From the outset, I will acknowledge my actual opinion: the best course of action to resolve Danielle’s dilemma is to accept an extension. Elite edge brokers are extremely hard to find. Subtracting it from an already porous defense would be foolish.
And of course, the Vikings would find themselves in an unenviable position after moving him. Trading Danielle Hunter would mean the Vikings are looking for someone exactly like Danielle Hunter. As of late June, only one player on Minnesota’s roster is capable of doing what Hunter can: Mr. Hunter himself.
However, there are a variety of scenarios for how the hold could end. The team has been gaining commercial interest, as Ian Rapoport originally noted. Will #99 become Kwesi Adofo-Mensah’s 16th trade? The possibility is there.
What is not an option is a cut. That is a result that does not make any sense. Moving on from Dalvin Cook through a cut is only sensible when we consider the capitalization savings and lack of commercial interest. With Hunter, there are limited capitalization savings ($5.5 million) and a lot of outside interests for a deal. Hunter is on the Vikings’ roster or will be traded. There is no outage taking place.
With that reality in mind, the trio of settings for Mr. Hunter and the Vikings. They are ranked in descending order from least to most attractive.
The 3 options in Danielle’s dilemma
Option #3: A Showdown That Involves Waiting For It
Easily the worst move is to play hard, stubborn, and unwavering. Doing so threatens to upset much of the positive sentiment that Kwesi Adofo-Mensah and Kevin O’Connell have worked so hard to cultivate.
And for the record, Danielle Hunter is very reasonable when she decides to protest her payment. In the NFL, making just $5.5 million for the elite pass rush is essentially a flop. She is entering the second half of her career and wants more guaranteed cash. Can you blame him? I certainly can’t.
Minnesota is heading towards a season where doubt is pervasive. Vultures are circling the NFC North in anticipation of a big drop for both the Vikings and Packers. Allowing the uncertainty of Hunter’s stamina to bleed out in training camp and preseason seems very reckless.
Vikings need to be firm in their convictions and be able to negotiate effectively. They must also do everything they can to avoid a scenario where Danielle’s dilemma becomes Danielle’s distraction.
Option #2: Find a business partner
In all likelihood, Minnesota would get a fair amount of draft capital in return.
However, a first-round pick is unlikely. The acquiring team would be a bit spooked by Hunter’s injury history, age and then the need to sign him to a new contract that pays him handsomely. All of these factors come together to drive the price down.
What Hunter offers is the potential to insert a truly elite pass-rusher into a lineup in 2023. Every NFL team wants that kind of player.
Trading it means losing this type of ability:
Ideally, a trade would involve bringing back a rising pass-rusher. Doing so would give the Vikings a chance to update their passing career as they continue to build both now and in the future.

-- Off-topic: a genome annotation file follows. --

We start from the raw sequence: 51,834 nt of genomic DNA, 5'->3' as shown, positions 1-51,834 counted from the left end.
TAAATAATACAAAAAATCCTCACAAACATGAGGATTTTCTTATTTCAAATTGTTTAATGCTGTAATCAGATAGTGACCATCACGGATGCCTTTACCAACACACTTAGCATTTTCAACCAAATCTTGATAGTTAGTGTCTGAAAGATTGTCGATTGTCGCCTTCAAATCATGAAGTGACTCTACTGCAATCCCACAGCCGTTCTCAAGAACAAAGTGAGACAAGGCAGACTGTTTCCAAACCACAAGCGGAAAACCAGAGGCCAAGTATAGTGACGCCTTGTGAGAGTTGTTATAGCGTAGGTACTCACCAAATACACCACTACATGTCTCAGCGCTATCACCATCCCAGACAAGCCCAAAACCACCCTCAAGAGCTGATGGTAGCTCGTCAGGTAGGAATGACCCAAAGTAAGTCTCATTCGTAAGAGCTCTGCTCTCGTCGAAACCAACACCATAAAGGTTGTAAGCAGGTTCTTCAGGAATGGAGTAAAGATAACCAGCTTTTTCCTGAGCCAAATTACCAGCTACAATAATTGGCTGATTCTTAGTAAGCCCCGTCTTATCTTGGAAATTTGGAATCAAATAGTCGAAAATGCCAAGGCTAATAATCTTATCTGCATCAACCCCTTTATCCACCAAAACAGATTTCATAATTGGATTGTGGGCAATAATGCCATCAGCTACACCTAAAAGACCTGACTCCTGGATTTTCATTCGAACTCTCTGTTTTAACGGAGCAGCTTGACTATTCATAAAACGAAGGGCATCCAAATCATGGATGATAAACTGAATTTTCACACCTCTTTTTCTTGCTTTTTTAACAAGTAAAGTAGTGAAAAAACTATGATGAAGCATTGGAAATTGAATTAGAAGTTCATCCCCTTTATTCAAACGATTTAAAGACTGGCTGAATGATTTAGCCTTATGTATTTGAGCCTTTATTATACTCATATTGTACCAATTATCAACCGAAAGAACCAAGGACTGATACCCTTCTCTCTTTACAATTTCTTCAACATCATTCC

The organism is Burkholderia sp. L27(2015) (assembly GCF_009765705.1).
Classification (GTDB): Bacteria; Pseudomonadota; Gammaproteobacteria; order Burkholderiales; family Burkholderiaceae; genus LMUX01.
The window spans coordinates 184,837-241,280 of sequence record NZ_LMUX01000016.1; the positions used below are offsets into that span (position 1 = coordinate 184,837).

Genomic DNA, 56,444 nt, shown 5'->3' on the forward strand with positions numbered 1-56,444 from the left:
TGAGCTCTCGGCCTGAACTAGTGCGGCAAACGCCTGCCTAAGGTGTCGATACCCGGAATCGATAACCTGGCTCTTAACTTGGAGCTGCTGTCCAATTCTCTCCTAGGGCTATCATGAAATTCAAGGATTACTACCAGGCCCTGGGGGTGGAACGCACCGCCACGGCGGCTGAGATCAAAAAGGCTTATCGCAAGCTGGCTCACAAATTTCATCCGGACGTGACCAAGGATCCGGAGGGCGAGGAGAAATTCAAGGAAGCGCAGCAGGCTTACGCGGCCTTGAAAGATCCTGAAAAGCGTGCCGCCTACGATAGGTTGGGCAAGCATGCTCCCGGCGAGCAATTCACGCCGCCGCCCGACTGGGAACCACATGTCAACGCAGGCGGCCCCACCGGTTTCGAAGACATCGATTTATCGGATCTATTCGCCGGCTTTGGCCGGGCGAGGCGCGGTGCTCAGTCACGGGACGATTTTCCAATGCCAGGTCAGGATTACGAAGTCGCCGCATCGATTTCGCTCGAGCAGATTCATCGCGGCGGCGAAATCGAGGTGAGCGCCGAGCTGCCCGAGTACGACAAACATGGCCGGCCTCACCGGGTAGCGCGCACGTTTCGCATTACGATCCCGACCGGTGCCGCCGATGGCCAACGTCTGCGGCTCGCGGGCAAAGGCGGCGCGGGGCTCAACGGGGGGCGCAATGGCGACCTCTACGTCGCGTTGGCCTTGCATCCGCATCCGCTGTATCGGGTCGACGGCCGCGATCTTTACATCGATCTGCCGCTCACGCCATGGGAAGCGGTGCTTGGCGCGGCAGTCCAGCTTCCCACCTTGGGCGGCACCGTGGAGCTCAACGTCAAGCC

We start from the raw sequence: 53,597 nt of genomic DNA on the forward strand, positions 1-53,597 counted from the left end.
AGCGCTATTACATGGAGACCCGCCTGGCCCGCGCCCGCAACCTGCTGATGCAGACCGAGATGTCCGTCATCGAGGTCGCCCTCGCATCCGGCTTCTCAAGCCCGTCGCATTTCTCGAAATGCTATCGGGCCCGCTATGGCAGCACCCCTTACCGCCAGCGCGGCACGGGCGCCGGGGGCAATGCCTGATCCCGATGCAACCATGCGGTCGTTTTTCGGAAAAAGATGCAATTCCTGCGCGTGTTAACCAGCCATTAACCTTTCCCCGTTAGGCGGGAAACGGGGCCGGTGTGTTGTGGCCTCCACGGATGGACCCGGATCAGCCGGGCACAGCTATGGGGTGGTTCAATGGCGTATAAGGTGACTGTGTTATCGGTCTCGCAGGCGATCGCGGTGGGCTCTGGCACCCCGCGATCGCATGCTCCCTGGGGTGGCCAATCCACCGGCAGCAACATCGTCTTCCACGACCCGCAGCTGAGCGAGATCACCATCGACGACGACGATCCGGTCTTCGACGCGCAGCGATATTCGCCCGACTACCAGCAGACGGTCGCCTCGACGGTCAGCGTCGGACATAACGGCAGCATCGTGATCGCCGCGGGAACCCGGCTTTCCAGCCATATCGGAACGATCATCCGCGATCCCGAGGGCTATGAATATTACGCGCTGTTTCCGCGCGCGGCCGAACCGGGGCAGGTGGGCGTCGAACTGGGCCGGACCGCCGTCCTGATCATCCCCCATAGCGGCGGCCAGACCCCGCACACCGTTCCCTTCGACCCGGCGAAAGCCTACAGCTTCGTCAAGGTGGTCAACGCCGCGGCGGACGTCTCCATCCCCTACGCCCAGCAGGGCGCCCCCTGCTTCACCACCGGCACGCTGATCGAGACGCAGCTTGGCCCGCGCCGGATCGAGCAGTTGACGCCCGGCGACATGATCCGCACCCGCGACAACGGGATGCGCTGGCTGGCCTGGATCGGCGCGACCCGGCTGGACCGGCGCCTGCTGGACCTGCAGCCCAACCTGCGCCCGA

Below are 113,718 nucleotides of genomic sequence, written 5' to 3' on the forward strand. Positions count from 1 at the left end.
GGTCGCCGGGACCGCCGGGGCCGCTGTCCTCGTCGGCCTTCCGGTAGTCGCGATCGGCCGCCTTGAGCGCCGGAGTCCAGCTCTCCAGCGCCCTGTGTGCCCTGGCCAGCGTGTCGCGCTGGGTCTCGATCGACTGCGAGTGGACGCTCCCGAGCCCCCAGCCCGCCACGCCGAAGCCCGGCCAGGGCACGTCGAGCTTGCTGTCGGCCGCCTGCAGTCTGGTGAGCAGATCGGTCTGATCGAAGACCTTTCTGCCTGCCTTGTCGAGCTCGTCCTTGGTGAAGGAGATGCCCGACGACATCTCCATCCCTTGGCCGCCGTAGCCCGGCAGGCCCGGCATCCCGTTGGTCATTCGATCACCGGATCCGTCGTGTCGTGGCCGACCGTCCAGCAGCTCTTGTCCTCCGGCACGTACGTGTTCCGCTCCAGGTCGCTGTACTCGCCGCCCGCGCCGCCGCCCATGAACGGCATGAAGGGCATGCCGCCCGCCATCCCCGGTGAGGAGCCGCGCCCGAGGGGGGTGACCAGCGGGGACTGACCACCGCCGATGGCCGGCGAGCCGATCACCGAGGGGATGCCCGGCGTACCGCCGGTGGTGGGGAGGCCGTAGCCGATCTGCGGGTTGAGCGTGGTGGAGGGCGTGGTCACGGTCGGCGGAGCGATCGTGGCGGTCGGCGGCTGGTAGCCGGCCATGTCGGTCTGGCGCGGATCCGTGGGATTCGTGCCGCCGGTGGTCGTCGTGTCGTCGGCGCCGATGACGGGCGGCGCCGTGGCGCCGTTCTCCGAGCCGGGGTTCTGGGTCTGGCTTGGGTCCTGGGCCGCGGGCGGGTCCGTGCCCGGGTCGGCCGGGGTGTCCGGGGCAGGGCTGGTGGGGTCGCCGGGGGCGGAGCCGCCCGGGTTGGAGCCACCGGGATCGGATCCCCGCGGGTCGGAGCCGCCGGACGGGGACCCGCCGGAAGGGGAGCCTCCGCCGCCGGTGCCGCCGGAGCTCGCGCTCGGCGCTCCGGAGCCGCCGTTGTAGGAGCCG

An intriguing option that Dustin Baker mentions in viking territory it goes to Washington’s Chase Young, who won Defensive Rookie of the Year in 2020. Since then, the ultra-talented Young has battled injuries and ineffectiveness on an absolutely loaded Commanders defensive line.
Achieving a player-by-player deal is something Kwesi Adofo-Mensah hasn’t done in his time in the GM’s chair. However, it would fit with his emphasis on acquiring advantage players who were drafted high and even on his rookie deals.
Option #1: Agree to a new agreement that works for both parties
As we discussed above, an extension is the ultimate goal. Or, perhaps even find a way to make it up more in 2023 without adding more years, similar to how things worked out with Anthony Barr in 2021.
Sure, he’ll turn 29 at the end of October, but he hasn’t missed a step. Last year, Hunter was a terrifying pass rusher inside Ed Donatell’s completely bland defense. What could he do with Brian Flores in charge? Getting back to 14.5 sacks, something he did in 2018 and 2019, is not an unreasonable expectation.
Many pass-rushers excel well into their 30s. Brandon Graham (35), Von Miller (34), Za’Darius Smith (30), Denico Autry (32), Justin Houston (34) and Cameron Jordan (34) continue to be excellent running backs. The point, folks, is simply that it’s not uncommon for a pass-rusher to play very well even well past his dreaded 30th birthday.
Danielle Hunter could very reasonably have 3-5 more dominant seasons. If the team thinks it’s a strong possibility, then an extension is the ultimate goal. Currently, Kwesi is working with just under $18 million in cap space. Next year, the team is projected to have more than $53 million.
The proud owner of the 7th best PFF grade among cutting edge racers, Hunter may be a pivotal player for several more years.
Editor’s Note: Information from Professional soccer reference, FFP, and on the lid helped with this piece.